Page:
On Thursday morning, a student discovered that a racist picture had been drawn in a fifth-floor study lounge in Endicott Hall of Newing College. The drawings featured racist depictions of black people, including racial slurs and allusions to slavery.
While the pictures were erased after the incident was reported to Binghamton’s New York State University Police (UPD), a resident of Endicott Hall took a photo of the drawings, which then began to circulate via social media. A town hall meeting to be held later that night was then announced, hosted by Josh Gonzalez, the Student Association (SA) vice president for multicultural affairs and a senior majoring in geography.
The Binghamton University administration sent out a B-Line news addition just after 5 p.m. on Thursday afternoon. The addition said the incident was reported at 8:45 a.m. and investigated by UPD, who spoke with the two individuals who admitted to drawing the graffiti. According to the individuals, the drawings were meant to be a “social experiment.”
At 7:30 p.m., less than 12 hours since the incident had been reported, Gonzalez, along with Raul Cepin, the SA vice president for academic affairs and a senior majoring in Latin American and Caribbean Area studies, held a town hall in Room UU-120 of the University Union.
Gonzalez said that many students and alumni reached out to him about the incident, and this led him to organize a town hall. Cepin said that it was important to have a town hall in order to facilitate a discussion about racial discrimination at the school that the administration has been reluctant to start.
“It’s important for the University to be very serious about instances of racial discrimination, specifically when they’re anti-black, because the University can often respond to different instances of discrimination,” Cepin said.
The room was packed with students voicing their concern about their safety on campus, as well as what action should be taken as a response and how the administration should handle the incident. The town hall began with Gonzalez and Cepin emphasizing that the meeting was meant to be a safe space for students, and encouraging the crowd to listen respectively to others’ opinions.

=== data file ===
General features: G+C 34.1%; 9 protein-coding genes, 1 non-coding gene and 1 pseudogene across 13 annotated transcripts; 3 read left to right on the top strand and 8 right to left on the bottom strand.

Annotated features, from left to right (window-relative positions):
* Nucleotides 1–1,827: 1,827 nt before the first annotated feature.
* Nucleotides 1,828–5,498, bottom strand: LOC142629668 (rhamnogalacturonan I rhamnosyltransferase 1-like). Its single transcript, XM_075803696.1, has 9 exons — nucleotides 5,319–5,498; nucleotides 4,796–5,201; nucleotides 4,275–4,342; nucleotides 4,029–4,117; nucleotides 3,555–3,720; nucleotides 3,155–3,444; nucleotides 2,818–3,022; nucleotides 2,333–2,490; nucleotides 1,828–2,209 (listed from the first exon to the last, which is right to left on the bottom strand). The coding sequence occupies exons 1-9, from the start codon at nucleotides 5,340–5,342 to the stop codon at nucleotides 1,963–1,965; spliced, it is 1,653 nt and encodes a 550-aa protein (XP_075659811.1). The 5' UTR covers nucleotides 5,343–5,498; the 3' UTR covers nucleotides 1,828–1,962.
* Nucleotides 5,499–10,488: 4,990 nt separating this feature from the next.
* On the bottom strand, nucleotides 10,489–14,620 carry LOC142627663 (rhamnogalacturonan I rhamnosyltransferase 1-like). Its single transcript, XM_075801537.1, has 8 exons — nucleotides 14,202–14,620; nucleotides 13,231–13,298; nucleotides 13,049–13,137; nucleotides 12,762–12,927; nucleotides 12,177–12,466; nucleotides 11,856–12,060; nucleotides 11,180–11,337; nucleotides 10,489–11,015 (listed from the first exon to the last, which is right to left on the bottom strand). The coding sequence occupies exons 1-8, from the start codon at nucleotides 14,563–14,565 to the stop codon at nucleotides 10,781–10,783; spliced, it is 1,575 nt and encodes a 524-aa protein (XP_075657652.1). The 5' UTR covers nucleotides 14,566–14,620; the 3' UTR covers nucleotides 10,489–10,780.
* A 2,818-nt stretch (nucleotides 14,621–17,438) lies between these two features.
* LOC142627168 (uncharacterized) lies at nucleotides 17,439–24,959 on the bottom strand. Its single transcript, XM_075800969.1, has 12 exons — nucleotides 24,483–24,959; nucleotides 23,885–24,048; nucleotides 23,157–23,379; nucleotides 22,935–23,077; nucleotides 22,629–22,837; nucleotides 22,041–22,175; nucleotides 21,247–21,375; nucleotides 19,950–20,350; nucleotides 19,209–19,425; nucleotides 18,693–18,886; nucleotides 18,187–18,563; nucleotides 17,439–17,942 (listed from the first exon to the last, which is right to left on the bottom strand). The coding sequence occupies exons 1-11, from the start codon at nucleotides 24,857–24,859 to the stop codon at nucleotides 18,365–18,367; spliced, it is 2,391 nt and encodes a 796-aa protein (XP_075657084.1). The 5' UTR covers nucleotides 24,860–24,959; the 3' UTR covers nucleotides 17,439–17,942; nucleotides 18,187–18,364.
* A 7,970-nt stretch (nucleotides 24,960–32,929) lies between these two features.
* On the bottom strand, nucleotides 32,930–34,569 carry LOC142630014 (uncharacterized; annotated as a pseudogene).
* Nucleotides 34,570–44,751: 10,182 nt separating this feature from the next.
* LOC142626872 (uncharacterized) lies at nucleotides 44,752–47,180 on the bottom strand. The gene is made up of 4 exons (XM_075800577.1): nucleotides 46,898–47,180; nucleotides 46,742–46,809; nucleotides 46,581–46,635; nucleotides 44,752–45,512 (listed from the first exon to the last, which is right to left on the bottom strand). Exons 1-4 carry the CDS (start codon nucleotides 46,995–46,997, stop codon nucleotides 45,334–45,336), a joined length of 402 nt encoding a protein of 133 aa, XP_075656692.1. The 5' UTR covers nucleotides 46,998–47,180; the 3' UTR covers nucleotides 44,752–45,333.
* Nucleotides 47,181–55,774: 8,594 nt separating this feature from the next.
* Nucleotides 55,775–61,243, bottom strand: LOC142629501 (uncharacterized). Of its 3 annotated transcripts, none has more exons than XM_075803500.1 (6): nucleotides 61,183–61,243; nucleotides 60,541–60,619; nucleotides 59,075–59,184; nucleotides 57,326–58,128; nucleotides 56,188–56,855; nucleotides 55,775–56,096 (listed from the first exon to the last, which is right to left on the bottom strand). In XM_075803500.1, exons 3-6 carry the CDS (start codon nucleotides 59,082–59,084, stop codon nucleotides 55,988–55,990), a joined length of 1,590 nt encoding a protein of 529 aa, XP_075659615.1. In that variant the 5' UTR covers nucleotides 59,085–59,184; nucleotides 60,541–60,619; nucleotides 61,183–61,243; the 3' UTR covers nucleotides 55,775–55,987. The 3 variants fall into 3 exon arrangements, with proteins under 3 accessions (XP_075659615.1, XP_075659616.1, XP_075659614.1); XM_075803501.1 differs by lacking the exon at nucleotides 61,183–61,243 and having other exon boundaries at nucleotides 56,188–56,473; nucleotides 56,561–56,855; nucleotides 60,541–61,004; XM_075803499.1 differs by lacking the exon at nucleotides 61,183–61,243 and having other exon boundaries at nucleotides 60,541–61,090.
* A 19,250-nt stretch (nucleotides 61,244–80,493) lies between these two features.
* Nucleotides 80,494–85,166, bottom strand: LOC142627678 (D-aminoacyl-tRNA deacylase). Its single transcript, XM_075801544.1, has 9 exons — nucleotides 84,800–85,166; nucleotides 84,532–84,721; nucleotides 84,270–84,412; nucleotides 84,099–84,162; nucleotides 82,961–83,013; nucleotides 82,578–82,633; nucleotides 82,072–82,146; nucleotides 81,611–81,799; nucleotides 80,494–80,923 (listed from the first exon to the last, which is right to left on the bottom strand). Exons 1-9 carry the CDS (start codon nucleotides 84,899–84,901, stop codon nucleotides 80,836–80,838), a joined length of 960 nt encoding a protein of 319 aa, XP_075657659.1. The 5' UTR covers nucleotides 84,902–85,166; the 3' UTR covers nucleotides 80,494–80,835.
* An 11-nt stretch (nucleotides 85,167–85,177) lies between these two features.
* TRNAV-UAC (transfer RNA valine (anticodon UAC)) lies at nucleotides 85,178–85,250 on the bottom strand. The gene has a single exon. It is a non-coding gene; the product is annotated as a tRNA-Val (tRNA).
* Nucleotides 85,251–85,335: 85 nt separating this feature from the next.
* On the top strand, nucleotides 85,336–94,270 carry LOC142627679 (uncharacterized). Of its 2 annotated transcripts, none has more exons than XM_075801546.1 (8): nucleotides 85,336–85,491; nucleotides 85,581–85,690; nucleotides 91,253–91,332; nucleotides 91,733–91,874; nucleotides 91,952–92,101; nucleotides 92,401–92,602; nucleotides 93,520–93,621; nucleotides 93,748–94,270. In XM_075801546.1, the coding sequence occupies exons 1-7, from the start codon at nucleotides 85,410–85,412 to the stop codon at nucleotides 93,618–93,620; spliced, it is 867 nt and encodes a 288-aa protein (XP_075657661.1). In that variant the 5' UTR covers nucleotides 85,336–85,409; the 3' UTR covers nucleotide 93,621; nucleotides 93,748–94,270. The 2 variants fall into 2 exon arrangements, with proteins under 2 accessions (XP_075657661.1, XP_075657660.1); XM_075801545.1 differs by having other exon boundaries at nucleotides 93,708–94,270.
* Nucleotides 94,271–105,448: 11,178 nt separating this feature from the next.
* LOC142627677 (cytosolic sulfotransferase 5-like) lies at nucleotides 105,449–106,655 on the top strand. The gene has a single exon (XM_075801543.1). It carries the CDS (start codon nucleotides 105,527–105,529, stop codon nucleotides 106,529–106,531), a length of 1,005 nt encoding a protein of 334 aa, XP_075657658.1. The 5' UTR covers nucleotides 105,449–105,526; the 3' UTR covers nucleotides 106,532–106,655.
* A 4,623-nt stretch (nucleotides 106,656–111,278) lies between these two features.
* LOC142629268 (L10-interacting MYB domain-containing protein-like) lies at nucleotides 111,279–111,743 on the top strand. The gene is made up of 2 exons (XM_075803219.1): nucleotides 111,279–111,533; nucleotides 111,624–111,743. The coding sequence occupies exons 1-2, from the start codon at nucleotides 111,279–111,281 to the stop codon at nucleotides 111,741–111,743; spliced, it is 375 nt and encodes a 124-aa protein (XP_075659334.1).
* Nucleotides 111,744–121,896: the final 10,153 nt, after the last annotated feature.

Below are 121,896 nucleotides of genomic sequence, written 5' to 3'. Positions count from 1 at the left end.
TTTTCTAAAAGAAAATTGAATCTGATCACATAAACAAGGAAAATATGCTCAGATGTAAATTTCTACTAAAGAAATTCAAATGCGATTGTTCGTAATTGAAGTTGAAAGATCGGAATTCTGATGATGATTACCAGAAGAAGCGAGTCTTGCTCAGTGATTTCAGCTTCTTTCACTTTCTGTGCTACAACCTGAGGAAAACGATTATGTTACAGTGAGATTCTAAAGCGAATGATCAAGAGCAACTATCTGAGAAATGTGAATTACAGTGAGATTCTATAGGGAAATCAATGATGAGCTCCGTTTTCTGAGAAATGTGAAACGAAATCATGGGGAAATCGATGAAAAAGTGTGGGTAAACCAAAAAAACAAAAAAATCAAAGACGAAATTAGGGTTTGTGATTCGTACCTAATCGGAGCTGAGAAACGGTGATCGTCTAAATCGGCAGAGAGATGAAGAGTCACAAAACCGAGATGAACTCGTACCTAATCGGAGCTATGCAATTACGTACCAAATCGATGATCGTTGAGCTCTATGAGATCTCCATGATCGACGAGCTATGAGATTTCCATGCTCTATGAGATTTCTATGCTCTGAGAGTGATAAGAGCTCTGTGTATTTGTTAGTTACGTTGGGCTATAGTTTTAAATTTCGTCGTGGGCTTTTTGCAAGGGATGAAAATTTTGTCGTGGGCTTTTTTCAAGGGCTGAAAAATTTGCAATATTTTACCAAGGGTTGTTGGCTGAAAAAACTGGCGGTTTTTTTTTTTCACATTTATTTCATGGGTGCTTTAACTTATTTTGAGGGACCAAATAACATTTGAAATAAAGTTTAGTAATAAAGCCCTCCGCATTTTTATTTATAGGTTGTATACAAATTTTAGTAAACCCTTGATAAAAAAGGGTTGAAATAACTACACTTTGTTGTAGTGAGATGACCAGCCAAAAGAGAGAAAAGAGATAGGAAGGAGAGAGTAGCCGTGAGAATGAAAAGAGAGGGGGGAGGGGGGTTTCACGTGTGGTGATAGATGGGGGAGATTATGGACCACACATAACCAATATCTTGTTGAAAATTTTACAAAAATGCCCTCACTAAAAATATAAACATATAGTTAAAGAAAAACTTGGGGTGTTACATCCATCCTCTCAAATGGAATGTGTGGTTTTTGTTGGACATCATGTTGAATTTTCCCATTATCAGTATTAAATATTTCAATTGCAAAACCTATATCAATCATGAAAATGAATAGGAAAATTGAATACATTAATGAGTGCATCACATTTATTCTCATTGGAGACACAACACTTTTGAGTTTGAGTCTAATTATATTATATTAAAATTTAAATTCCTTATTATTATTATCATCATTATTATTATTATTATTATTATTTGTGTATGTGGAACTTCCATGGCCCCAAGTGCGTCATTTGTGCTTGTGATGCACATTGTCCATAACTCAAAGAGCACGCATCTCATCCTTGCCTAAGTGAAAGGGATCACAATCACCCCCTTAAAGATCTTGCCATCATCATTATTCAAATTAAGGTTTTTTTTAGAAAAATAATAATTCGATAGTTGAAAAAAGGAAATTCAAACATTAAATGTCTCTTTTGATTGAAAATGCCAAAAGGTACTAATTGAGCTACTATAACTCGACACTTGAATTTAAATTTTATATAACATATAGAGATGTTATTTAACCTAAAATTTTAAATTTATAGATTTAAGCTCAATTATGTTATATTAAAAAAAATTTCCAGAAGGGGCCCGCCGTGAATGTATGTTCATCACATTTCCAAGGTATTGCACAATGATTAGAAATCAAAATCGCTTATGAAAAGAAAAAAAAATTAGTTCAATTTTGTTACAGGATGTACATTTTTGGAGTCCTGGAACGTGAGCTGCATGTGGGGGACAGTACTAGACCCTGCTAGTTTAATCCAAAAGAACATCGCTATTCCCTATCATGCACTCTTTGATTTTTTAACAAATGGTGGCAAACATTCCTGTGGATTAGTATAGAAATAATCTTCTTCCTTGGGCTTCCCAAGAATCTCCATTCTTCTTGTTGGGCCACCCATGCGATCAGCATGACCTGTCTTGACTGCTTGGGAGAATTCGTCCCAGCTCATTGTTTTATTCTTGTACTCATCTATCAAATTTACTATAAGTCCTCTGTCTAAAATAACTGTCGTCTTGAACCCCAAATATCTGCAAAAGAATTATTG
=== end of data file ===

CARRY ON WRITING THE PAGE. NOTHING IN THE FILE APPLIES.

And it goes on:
Members of BU’s faculty and staff were present including Jazell Johnson, the associate director of Student Conduct and program coordinator of the Student Conflict and Dispute Management Program, who said that depending on what the police report says, the office could begin its own investigation if the students responsible are found to have violated the Code of Student Conduct.
Another staff member present was Valerie Hampton, the chief diversity officer for the Division of Diversity, Equity and Inclusion, who said there were a number of resources available that students can access if they feel unsafe, including her office.
There was a general consensus among attendees that the administration didn’t take the incident seriously enough; students specifically criticized language used in the news addition that stated the drawings were “characterized as racist” instead of racist.
Other topics of discussion included the lack of training resident assistants undergo when it comes to instances of racial discrimination and the lack of white people present at meetings like the town hall.
Cepin also mentioned that since it’s unknown what the individuals responsible for the drawings look like and what race they are, he posed a question asking if they were students of color. One student present said there needed to be more outreach, if that is the case.
Ebony Derr, a junior majoring in accounting, said she attended the town hall to be a part of a discussion that could lead to change.
“It’s really important that we have a space where our voices can be heard and we can come together and actually work towards getting things done on campus because it doesn’t seem like the administration is going to any time soon,” Derr said.
Cepin said that he thought the meeting went well, and it showed that students are capable of coming together.
“It was a really good event and it shows that students are united and definitely have conviction when it comes to pushing for a more progressive campus,” Cepin said.
Since the incident, residents of communities around campus have received emails from residential life staff.
“I recognize that this intolerable situation has impacted many of you as students of this campus and just as human beings,” Sarah Boniche, the assistant residential coordinator of Digman Hall wrote. “Please know that the Residential Life staff of Digman Hall and Dickinson Community are here to support you in any capacity that you may need.
Next week, Cepin and Gonzalez said they will be hosting another town hall to discuss the incident and focus on what action to take next. The time and location of this meeting have yet to be determined.